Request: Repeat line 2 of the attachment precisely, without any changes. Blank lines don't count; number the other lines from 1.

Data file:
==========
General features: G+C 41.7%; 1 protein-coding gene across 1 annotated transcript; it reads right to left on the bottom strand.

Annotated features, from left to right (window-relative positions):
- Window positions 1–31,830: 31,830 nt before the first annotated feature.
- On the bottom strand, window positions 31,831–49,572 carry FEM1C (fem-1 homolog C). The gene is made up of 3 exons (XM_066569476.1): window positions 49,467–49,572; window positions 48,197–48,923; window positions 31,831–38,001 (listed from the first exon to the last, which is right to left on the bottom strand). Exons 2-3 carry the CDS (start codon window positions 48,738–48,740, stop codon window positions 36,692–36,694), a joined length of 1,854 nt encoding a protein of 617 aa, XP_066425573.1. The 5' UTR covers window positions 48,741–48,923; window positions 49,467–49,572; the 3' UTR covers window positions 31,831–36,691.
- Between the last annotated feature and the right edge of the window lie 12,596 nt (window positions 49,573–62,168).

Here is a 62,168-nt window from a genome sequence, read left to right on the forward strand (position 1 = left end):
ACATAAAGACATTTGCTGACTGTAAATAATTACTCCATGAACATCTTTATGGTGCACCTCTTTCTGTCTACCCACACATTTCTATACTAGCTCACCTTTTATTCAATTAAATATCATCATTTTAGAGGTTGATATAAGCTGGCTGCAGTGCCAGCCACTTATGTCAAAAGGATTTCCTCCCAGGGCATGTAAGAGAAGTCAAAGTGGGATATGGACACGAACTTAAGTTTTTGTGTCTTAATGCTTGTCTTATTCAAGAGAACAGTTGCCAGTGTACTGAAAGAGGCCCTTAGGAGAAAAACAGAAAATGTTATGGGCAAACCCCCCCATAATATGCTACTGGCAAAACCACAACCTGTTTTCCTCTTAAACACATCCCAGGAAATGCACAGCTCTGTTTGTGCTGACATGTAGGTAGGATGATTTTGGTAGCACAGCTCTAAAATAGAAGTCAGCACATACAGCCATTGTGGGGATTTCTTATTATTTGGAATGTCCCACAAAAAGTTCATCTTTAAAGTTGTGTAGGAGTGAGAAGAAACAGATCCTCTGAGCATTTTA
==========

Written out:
Annotated features, from left to right (window-relative positions):